Tuesday, May 26, 2015

Remember when radio DJs were famous enough for sitcoms to make gags about them?

When Mark Ellen and I had our chat with Johnnie Walker at Word In Your Ear the other week - now available as a podcast - I teased him with the fact that he was always the housewife's favourite. He shrugged it off.

This weekend I was watching some old episodes of "Whatever Happened To The Likely Lads", including their most famous show in which they try to avoid accidentally hearing the result of England's game against Bulgaria.

They visit Terry's long-suffering housewife sister Audrey, played by the lovely Sheila Fearn. The first thing they do is switch off her radio. "One day without Johnnie Walker won't do anyone any harm," says Terry. Big laugh.

That's a kind of immortality. Back in the day when sitcom writers would make gags about DJs. Back in the days when audiences knew who they were.


  1. Has any UK DJ* been name-checked in a popular song? Unless my frazzled, late May morning, weary head has been bleached clean by the sunlight, I am struggling to think of a single example. Mind you, it's only been five minutes so far ...

    *Caveat: excluding John Peel (of which there are a fair few) - I'm thinking more of the daytime fodder - as alluded to in the original post

  2. "One day without Johnnie Walker won't do anyone any harm" would've been good advice to my late father, who never listened to the radio but was nevertheless a great admirer of Mr Walker, not to mention Messrs Bell, Grant and the like...

    I imagine these days the DJs whose names are well-known enough to attract a name-check probably aren't on the radio - and those of us who still listen to it probably wouldn't recognise them anyway. Or em I'm just showing my age - yeah, probly..! Three TV channels and a smattering of radio stations, eeh, them wuz the days...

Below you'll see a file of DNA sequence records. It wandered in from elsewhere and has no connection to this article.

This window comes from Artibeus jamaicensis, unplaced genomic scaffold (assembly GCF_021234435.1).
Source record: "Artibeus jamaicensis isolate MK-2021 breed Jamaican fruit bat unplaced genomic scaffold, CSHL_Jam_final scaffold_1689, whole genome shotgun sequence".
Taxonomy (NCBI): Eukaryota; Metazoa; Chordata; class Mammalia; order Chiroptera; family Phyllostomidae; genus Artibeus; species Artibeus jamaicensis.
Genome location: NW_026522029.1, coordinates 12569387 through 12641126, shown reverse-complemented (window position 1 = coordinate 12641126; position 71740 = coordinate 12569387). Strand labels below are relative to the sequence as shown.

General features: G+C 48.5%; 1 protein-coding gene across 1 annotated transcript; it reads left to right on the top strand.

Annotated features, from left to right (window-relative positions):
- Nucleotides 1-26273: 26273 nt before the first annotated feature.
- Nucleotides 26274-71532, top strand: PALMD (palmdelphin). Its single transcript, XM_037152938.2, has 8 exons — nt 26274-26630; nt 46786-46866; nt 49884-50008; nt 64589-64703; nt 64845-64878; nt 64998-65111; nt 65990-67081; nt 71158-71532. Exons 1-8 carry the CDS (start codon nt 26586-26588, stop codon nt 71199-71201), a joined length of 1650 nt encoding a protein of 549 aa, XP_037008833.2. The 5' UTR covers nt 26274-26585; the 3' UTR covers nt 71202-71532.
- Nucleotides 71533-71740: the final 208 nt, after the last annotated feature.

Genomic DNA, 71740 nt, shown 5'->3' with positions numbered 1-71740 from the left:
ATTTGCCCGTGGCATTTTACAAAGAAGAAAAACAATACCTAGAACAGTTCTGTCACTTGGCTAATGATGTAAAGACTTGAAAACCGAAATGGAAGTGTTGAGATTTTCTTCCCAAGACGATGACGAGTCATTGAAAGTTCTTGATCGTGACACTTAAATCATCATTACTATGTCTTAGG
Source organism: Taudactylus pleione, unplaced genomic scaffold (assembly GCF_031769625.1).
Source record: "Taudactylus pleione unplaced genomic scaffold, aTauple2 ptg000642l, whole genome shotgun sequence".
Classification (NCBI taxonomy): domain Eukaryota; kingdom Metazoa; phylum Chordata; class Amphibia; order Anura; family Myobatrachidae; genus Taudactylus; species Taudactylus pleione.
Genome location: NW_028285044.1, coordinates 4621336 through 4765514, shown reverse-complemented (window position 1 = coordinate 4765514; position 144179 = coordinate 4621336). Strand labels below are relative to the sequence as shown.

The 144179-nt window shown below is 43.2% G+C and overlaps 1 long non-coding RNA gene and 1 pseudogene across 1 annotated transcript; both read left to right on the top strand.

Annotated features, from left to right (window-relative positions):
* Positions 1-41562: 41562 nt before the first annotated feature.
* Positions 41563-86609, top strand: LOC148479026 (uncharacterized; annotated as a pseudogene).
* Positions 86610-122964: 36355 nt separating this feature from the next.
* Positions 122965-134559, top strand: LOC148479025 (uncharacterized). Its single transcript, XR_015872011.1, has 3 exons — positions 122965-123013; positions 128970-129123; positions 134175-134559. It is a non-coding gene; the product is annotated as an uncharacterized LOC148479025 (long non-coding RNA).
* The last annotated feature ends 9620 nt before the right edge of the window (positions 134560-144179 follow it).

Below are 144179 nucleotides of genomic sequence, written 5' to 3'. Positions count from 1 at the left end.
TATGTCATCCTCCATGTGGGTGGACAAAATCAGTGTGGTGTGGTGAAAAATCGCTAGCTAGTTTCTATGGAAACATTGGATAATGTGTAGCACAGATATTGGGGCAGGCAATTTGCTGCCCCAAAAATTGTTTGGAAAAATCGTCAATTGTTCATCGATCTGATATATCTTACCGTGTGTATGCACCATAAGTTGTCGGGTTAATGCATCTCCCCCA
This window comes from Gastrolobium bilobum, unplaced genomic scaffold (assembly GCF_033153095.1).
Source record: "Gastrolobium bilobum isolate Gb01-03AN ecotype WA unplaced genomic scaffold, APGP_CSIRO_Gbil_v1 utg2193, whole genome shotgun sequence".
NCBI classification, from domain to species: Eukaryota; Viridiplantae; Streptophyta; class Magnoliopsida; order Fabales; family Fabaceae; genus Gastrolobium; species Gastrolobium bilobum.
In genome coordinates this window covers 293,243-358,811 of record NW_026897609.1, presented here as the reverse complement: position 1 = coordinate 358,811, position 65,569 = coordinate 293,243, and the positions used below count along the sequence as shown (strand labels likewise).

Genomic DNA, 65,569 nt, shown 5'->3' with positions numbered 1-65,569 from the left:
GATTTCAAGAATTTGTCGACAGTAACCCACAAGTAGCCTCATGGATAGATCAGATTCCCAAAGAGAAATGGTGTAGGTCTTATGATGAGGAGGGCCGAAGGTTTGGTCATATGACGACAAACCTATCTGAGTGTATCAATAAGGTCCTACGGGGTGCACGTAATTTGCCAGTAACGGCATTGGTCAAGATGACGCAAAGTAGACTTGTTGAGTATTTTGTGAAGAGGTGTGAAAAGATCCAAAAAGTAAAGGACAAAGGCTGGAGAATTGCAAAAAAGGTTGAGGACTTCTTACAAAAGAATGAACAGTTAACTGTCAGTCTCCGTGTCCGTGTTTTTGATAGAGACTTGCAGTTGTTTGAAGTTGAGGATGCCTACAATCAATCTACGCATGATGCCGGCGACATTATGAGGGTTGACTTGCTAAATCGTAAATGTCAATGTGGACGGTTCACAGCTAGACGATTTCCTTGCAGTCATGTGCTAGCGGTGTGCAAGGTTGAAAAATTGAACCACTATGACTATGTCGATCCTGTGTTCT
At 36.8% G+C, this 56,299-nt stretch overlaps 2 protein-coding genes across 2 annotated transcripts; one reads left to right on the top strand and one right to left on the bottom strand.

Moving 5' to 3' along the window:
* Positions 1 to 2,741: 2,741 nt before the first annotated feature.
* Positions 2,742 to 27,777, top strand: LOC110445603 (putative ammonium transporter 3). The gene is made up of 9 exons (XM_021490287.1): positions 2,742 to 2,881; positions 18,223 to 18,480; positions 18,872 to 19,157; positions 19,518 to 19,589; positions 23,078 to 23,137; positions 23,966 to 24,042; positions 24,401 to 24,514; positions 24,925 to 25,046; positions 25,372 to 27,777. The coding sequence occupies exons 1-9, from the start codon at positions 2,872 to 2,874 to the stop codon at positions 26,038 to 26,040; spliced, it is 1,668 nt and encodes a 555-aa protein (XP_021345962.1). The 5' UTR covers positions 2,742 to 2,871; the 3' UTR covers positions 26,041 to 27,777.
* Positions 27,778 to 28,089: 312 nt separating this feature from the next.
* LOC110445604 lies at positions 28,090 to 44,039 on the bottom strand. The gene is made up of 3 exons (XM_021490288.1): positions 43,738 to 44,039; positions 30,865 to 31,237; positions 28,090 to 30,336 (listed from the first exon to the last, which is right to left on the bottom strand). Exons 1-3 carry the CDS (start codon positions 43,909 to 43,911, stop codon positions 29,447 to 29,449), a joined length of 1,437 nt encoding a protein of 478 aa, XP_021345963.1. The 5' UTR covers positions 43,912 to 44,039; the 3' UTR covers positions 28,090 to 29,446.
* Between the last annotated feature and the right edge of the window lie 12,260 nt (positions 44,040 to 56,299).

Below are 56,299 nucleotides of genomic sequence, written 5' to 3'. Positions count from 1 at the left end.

3. What about this ditty:

  4. But wasn't there only one pop music station then? Even my old man knew their names and he never listened to Radio One in his life!

  5. Franz Ferdinand name checked Terry Wogan in "The Dark Of The Matinee".

  6. I didn't get where i am today by listening to Johnnie Walker..

  7. Wasn't Suede's She's In Fashion about Zoe Ball?

  8. In Porridge, DJs were mentioned infrequently but enough to be noticed. Jimmy Young and Tony Blackburn's names were used, in the context of a letter to Hello Young Lovers, or a punchline to a whimsical bit of monologue from Godber ("'ere, is this a prayer or a dedication on the Jimmy Young show?")

    Kid Jensen left Radio 1 for Capital in 1984 but was still mentioned in a DJ context on Only Fools And Horses ("he's trying to get the Kid Jensen show!") a year later. Notwithstanding his previous national profile, it was still an example of a real local radio DJ being mentioned on a national level. There's always been an assumption in the London media and showbiz elite that people had heard of Capital Radio (in its original form) and its DJs because they had - not all of them had a national profile.

    There's an episode of Only Fools And Horses a few years later where Del and Raquel are having breakfast in bed in a long opening scene and the Mayo breakfast show on R1 is playing in the background, only it consists purely of Simon and Dianne speaking with the odd weather and travel jingle, no records at all.